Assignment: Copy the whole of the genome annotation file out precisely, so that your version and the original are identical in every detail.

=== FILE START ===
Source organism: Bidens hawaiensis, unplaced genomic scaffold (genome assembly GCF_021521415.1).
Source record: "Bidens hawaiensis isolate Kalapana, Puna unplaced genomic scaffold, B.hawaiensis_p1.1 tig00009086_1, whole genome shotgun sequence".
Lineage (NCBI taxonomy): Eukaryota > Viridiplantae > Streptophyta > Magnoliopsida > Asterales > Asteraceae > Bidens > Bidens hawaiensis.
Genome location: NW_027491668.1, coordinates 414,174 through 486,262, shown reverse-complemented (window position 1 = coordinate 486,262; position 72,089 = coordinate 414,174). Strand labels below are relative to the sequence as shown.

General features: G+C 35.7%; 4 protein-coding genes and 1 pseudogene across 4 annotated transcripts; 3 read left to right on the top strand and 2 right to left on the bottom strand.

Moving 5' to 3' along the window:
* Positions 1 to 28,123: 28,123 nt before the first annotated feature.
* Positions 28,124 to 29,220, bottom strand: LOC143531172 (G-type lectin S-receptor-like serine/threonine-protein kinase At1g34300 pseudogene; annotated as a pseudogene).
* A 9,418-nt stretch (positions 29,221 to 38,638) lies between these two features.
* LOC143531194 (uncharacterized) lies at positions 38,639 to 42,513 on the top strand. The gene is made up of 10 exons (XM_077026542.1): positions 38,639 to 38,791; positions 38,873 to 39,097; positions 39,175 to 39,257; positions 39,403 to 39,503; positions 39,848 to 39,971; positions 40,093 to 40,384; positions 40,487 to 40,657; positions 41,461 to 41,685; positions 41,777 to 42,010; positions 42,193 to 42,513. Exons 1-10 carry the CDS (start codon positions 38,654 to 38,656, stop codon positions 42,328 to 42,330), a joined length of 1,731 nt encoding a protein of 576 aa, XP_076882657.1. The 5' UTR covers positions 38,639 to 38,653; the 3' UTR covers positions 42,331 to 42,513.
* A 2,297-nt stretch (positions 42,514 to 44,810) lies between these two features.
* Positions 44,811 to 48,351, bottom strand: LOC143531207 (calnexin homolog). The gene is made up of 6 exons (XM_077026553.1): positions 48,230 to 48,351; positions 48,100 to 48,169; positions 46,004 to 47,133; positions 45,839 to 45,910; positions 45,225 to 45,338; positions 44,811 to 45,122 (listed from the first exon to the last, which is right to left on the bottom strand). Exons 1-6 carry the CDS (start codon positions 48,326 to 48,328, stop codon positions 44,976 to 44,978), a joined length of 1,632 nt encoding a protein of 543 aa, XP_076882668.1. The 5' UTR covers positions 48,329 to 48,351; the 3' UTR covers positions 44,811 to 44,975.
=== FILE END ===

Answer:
Source organism: Bidens hawaiensis, unplaced genomic scaffold (genome assembly GCF_021521415.1).
Source record: "Bidens hawaiensis isolate Kalapana, Puna unplaced genomic scaffold, B.hawaiensis_p1.1 tig00009086_1, whole genome shotgun sequence".
Lineage (NCBI taxonomy): Eukaryota > Viridiplantae > Streptophyta > Magnoliopsida > Asterales > Asteraceae > Bidens > Bidens hawaiensis.
Genome location: NW_027491668.1, coordinates 414,174 through 486,262, shown reverse-complemented (window position 1 = coordinate 486,262; position 72,089 = coordinate 414,174). Strand labels below are relative to the sequence as shown.

General features: G+C 35.7%; 4 protein-coding genes and 1 pseudogene across 4 annotated transcripts; 3 read left to right on the top strand and 2 right to left on the bottom strand.

Moving 5' to 3' along the window:
* Positions 1 to 28,123: 28,123 nt before the first annotated feature.
* Positions 28,124 to 29,220, bottom strand: LOC143531172 (G-type lectin S-receptor-like serine/threonine-protein kinase At1g34300 pseudogene; annotated as a pseudogene).
* A 9,418-nt stretch (positions 29,221 to 38,638) lies between these two features.
* LOC143531194 (uncharacterized) lies at positions 38,639 to 42,513 on the top strand. The gene is made up of 10 exons (XM_077026542.1): positions 38,639 to 38,791; positions 38,873 to 39,097; positions 39,175 to 39,257; positions 39,403 to 39,503; positions 39,848 to 39,971; positions 40,093 to 40,384; positions 40,487 to 40,657; positions 41,461 to 41,685; positions 41,777 to 42,010; positions 42,193 to 42,513. Exons 1-10 carry the CDS (start codon positions 38,654 to 38,656, stop codon positions 42,328 to 42,330), a joined length of 1,731 nt encoding a protein of 576 aa, XP_076882657.1. The 5' UTR covers positions 38,639 to 38,653; the 3' UTR covers positions 42,331 to 42,513.
* A 2,297-nt stretch (positions 42,514 to 44,810) lies between these two features.
* Positions 44,811 to 48,351, bottom strand: LOC143531207 (calnexin homolog). The gene is made up of 6 exons (XM_077026553.1): positions 48,230 to 48,351; positions 48,100 to 48,169; positions 46,004 to 47,133; positions 45,839 to 45,910; positions 45,225 to 45,338; positions 44,811 to 45,122 (listed from the first exon to the last, which is right to left on the bottom strand). Exons 1-6 carry the CDS (start codon positions 48,326 to 48,328, stop codon positions 44,976 to 44,978), a joined length of 1,632 nt encoding a protein of 543 aa, XP_076882668.1. The 5' UTR covers positions 48,329 to 48,351; the 3' UTR covers positions 44,811 to 44,975.